11th January 2022

Central & South America

How Venezuela emerged from hyperinflation and what it means for the country's battered economy

Four years and two currency reconversions later, Venezuela exits the hyperinflation cycle in which it has been since 2017.

The Central Bank of Venezuela (BCV), the country's public banking institution, released inflation figures on Saturday: according to the National Consumer Price Index, the month-on-month variation in prices in December was 7.6%.

This means that Venezuela has completed exactly twelve months with a variation below 50%, considered by experts as the threshold of hyperinflation.

And not only that, but in addition, Venezuela has already had an inflationary variation of single digits for four consecutive months. Inflation in September 2021 was 7.1%, that of October 6.8%, that of November 8.4% and that of December 7.6% according to the same data from the issuing entity.

This does not come as a surprise to many people. The same national president, Nicolás Maduro, had said days ago that Venezuela had closed the cycle of hyperinflation in an interview for the Telesur channel.

Last time Venezuela registered a monthly variation of more than 50% was in December 2020, when prices increased by 77.5%. Since January 2021 and until today, Venezuela does not register monthly variations of more than 50 points.

Economists have already witnessed this trend and assured that Venezuela would emerge from hyperinflation between the end of 2021 and the first months of 2022.

However, this is not necessarily good news for the oil nation.

And it is that Venezuela, even without the prefix of "hyper", continues to have the highest inflation in the world today. According to the same BCV, 2021 closed with an accumulated annual inflation of 686.4%.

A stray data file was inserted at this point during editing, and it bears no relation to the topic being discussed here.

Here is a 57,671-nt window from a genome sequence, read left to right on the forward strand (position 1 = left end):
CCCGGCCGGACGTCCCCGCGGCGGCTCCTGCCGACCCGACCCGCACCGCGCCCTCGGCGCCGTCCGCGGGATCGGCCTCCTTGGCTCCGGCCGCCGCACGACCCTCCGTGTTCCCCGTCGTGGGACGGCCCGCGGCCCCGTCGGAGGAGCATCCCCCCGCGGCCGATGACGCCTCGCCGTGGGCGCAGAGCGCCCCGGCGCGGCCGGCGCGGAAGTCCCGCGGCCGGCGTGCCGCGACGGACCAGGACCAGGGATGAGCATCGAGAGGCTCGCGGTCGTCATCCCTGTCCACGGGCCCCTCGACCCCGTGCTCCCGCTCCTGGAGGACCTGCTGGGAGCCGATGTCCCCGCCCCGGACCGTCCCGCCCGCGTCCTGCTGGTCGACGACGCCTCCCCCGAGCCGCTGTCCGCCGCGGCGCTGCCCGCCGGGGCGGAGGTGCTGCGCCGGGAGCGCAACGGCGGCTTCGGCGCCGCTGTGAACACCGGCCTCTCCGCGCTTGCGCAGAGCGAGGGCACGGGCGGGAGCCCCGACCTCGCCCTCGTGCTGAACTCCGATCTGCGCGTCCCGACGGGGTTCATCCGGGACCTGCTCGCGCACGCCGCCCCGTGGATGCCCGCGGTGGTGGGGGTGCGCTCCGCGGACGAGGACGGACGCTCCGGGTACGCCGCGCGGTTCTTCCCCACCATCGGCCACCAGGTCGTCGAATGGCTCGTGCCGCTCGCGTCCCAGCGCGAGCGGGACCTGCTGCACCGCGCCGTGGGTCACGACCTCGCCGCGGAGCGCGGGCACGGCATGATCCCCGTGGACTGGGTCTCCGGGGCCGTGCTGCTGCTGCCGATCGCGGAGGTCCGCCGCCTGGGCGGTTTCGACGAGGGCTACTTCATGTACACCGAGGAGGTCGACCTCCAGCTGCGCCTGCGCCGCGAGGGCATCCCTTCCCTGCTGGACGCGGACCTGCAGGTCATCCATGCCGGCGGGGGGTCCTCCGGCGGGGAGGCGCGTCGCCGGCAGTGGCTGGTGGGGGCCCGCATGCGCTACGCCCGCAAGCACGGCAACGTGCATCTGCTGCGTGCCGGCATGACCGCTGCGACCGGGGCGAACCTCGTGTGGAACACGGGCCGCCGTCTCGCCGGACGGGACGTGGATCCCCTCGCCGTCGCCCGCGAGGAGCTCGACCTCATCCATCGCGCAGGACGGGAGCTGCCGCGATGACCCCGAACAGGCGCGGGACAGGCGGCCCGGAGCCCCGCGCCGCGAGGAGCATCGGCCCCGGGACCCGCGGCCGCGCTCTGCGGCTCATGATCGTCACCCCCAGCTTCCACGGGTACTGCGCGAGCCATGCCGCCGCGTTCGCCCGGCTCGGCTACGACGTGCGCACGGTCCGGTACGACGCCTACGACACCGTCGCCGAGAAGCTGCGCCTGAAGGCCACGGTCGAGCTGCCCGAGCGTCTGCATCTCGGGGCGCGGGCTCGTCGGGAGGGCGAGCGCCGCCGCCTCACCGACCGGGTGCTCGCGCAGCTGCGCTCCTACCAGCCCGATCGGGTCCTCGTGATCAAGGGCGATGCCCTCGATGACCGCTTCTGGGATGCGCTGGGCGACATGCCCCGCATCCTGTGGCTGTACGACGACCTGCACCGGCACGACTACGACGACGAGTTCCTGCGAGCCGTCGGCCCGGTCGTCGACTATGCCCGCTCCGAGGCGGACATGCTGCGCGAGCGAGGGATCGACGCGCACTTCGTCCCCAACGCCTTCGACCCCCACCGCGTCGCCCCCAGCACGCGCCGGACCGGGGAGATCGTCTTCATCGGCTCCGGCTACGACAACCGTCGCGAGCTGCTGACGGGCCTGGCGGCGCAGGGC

Venezuela's hyperinflation has been one of the longest in modern history, surpassed only by Nicaragua (1986-1991) and Greece (1941-1945).

This process from hyperinflation to "serious inflation" would not have been possible if it had not been for a "cocktail" of decisions emanating from the central government, as Asdrúbal Oliveros, director of the Ecoanalítica firm, explains.

Like his colleague, Asdrúbal Oliveros agrees that this change in the economy has implications that are positive but must be seen in context.

With the fall in oil prices in 2013, a contraction of the economy and the sanctions imposed by the US, Canada and the European Union, the Maduro administration applied a significant reduction in state spending, restrictions on bank credit and lower spending in bolivars. to maintain exchange rate stability.

The fiscal deficit is the balance that results from subtracting its expenses from the income of a State. If the result is positive, that State has a fiscal surplus. But if the result is negative, as was happening in Venezuela, it means that you are spending more than you are earning.

By 2017, the public deficit exceeded 20% of Gross Domestic Product (GDP), the highest in Latin America. But an independent study by the Andrés Bello Catholic University placed it at 7.9% for 2020.

Other measures applied were to end the subsidy on gasoline (for years the cheapest in the world, cheaper than a bottle of mineral water), loosen price control and open the exchange market, which was subject to strict state control for more than 16 years. This allowed for more imports and a small revival of private industry